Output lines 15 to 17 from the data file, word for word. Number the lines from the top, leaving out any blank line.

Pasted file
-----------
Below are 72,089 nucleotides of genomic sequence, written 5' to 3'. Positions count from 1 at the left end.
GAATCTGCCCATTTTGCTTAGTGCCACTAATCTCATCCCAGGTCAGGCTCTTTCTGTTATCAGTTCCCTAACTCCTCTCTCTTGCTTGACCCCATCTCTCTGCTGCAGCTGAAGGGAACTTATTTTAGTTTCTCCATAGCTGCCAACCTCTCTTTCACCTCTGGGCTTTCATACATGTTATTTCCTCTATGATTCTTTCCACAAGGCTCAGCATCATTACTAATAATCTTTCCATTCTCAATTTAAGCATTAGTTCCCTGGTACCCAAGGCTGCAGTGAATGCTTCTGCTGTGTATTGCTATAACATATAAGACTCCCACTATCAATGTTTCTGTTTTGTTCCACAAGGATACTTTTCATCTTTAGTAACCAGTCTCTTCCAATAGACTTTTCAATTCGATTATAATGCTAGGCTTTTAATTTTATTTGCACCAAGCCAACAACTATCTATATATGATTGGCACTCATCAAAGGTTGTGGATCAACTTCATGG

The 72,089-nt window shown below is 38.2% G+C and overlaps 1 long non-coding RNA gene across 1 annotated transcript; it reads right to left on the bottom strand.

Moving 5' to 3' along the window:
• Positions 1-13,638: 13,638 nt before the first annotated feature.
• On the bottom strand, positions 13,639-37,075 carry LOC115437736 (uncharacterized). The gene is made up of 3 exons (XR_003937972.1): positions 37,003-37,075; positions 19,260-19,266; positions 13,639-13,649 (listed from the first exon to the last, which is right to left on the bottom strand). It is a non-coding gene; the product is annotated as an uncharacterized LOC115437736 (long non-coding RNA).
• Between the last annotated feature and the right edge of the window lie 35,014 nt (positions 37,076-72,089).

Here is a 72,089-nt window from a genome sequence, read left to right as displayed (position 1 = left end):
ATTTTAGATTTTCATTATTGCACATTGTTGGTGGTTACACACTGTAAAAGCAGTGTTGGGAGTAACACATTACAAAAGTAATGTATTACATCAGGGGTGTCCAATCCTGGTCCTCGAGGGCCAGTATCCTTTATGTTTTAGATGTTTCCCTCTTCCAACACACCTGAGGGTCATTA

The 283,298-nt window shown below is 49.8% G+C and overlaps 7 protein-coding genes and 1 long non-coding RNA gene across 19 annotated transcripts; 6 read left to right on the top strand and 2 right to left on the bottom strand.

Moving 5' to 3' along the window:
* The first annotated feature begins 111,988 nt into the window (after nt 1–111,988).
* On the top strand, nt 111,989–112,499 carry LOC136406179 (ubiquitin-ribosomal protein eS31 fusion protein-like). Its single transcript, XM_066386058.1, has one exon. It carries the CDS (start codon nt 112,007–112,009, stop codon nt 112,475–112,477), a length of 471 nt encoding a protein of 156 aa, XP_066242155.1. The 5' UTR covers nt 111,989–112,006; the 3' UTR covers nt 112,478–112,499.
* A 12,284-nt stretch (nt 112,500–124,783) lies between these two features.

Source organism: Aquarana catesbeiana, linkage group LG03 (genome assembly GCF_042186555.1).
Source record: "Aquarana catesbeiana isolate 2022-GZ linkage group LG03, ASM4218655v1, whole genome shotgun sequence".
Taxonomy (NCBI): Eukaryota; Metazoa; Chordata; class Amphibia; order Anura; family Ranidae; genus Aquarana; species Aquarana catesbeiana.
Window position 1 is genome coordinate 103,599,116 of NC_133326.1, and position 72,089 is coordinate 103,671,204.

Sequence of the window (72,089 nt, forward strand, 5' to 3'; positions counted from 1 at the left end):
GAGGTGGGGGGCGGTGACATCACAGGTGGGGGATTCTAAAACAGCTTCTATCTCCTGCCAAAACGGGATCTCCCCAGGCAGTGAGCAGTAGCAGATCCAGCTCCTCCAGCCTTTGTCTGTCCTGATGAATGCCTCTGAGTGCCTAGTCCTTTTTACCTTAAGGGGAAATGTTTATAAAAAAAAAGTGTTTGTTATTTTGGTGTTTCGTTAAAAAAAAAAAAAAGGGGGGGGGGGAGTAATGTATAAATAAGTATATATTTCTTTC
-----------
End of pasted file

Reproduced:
Source organism: Aquarana catesbeiana, linkage group LG03 (genome assembly GCF_042186555.1).
Source record: "Aquarana catesbeiana isolate 2022-GZ linkage group LG03, ASM4218655v1, whole genome shotgun sequence".
Taxonomy (NCBI): Eukaryota; Metazoa; Chordata; class Amphibia; order Anura; family Ranidae; genus Aquarana; species Aquarana catesbeiana.